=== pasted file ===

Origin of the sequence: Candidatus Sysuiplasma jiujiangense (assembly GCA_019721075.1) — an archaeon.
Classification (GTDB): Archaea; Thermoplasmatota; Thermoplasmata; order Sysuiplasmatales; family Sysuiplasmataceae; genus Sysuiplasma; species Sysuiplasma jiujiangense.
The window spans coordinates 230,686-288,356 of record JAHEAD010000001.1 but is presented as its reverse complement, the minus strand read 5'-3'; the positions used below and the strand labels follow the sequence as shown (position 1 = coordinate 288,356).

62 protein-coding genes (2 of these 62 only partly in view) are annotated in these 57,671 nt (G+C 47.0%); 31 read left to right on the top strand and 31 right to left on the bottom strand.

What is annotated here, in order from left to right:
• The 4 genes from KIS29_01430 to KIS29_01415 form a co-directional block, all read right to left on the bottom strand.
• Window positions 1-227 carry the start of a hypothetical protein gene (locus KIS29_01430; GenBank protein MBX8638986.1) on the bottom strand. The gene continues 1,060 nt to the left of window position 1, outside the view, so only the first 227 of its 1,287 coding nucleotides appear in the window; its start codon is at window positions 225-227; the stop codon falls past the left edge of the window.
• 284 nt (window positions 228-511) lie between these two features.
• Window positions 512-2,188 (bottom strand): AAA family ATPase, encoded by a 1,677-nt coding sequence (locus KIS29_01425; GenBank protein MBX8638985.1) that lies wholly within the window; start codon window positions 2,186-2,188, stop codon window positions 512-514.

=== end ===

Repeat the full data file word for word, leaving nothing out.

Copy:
Origin of the sequence: Candidatus Sysuiplasma jiujiangense (assembly GCA_019721075.1) — an archaeon.
Classification (GTDB): Archaea; Thermoplasmatota; Thermoplasmata; order Sysuiplasmatales; family Sysuiplasmataceae; genus Sysuiplasma; species Sysuiplasma jiujiangense.
The window spans coordinates 230,686-288,356 of record JAHEAD010000001.1 but is presented as its reverse complement, the minus strand read 5'-3'; the positions used below and the strand labels follow the sequence as shown (position 1 = coordinate 288,356).

62 protein-coding genes (2 of these 62 only partly in view) are annotated in these 57,671 nt (G+C 47.0%); 31 read left to right on the top strand and 31 right to left on the bottom strand.

What is annotated here, in order from left to right:
• The 4 genes from KIS29_01430 to KIS29_01415 form a co-directional block, all read right to left on the bottom strand.
• Window positions 1-227 carry the start of a hypothetical protein gene (locus KIS29_01430; GenBank protein MBX8638986.1) on the bottom strand. The gene continues 1,060 nt to the left of window position 1, outside the view, so only the first 227 of its 1,287 coding nucleotides appear in the window; its start codon is at window positions 225-227; the stop codon falls past the left edge of the window.
• 284 nt (window positions 228-511) lie between these two features.
• Window positions 512-2,188 (bottom strand): AAA family ATPase, encoded by a 1,677-nt coding sequence (locus KIS29_01425; GenBank protein MBX8638985.1) that lies wholly within the window; start codon window positions 2,186-2,188, stop codon window positions 512-514.